Nonprofit Open Ordinals Institute CEO Erin Redwing joined Albert Liang on the Bitcoin Startup Lab podcast recently as the project seeks to advance the development of the Ordinals protocol, the NFT, and a digital collectibles platform built on the Bitcoin blockchain.
Redwing said a highly anticipated feature called provenance which establishes authorship and ownership of inscribed data. For example, an artist can create a “parent” inscription representing themselves as the author. When they inscribe each NFT in a collection, that transaction also includes the parent inscription, proving the relationship between the author and the individual NFT inscription.
This creates a hierarchical tree structure, allowing collections to be organized under authors and even sub-collections. The tree structure also enables proving when a collection is complete. For example, an artist can send the parent inscription to an unspendable address like Satoshi’s wallet to show no more NFTs can be added to that collection. According to Redwing, provenance provides the core features enabling digital ownership. Artists should prepare by thinking about their hierarchy of parent and child inscriptions before it launches.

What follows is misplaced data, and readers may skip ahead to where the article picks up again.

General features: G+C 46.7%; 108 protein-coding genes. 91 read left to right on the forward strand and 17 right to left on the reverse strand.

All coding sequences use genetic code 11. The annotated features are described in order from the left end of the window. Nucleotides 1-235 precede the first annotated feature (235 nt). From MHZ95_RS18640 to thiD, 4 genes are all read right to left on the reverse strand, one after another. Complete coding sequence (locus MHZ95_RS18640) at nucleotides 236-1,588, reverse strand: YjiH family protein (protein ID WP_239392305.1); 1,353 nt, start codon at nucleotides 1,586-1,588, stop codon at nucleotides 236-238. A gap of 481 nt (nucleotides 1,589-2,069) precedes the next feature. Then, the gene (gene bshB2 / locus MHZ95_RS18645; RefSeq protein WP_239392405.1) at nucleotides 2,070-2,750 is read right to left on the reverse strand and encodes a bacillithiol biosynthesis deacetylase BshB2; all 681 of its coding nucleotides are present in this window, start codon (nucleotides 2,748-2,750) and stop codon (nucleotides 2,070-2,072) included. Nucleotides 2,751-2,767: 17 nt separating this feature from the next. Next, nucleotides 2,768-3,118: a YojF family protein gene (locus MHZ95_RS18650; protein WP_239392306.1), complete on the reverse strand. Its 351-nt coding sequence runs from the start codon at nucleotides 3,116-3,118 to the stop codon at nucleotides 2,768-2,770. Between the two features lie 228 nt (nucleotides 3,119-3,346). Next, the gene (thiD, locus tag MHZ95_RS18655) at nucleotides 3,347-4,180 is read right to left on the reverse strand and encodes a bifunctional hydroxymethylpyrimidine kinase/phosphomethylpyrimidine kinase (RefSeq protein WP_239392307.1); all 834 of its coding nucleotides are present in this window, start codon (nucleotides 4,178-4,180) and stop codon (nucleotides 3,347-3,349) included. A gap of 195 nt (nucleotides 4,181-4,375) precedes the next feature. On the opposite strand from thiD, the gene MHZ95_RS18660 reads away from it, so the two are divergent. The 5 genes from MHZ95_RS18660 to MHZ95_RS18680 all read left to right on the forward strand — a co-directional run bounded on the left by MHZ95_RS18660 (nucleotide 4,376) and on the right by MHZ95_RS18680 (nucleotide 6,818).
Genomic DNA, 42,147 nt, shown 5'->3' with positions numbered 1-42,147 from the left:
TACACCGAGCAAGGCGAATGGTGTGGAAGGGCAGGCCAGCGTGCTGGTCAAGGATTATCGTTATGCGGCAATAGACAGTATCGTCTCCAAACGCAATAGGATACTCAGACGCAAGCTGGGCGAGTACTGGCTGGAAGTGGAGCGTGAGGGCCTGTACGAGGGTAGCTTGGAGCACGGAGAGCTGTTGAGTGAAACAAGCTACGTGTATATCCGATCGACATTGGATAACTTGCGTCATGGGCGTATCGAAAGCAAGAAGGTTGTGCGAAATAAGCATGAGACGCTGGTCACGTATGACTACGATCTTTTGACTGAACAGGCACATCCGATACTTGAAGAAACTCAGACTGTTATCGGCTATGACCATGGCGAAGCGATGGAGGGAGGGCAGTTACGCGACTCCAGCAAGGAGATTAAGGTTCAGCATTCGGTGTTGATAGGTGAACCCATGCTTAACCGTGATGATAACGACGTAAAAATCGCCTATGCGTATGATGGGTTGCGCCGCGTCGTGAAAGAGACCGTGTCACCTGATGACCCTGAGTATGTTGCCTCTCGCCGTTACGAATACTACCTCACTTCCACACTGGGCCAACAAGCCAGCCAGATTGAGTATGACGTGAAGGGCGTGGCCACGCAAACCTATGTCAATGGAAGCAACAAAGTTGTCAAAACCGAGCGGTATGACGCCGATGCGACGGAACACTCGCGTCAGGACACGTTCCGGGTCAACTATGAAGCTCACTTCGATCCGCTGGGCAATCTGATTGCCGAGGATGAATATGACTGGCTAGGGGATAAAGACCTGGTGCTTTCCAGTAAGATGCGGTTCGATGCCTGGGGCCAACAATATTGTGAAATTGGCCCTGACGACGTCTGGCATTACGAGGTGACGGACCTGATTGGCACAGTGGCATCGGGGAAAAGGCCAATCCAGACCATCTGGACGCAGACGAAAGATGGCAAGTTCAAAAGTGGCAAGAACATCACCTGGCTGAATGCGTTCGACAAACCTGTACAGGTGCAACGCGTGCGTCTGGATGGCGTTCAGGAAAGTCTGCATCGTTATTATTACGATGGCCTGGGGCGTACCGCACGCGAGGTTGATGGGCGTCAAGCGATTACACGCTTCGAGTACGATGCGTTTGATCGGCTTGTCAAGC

“Once we get provenance, the core features of the protocol will be out,” Redwing said. She believes it will accelerate adoption from artists and collectors who want to leverage Bitcoin’s immutability for establishing scarcity.
The nonprofit was formed to fund open-source protocol improvements neutrally. Redwing said the community’s investment via donations creates incentives to keep development unbiased toward any specific group’s interests.
The protocol’s development was kickstarted by the sudden popularity after the release of the inscribing tool in January. Letting people inscribe data into Bitcoin transactions immediately caught attention across the ecosystem.
Redwing explained paying for data inscription is part of what gives the NFTs value as exclusive digital art. However, the nonprofit is considering grants to help onboard artists who want to create collections.
Other improvements aim to optimize data usage. For example, “recursion” reuses previously inscribed data to reduce fees. Artists are also getting creative with compact representations.
Donations fund the core developer Raph’s full-time work and other improvements planned through community input. Redwing said the nonprofit provides transparency on how funds are used to support the protocol directly.
The Open Ordinals Institute believes the technology has potential far beyond generative art and collecting. Redwing said the right innovations combine Bitcoin’s resilience with creative vision to drive utility. But provenance is the milestone that will push the Ordinals into its full potential.
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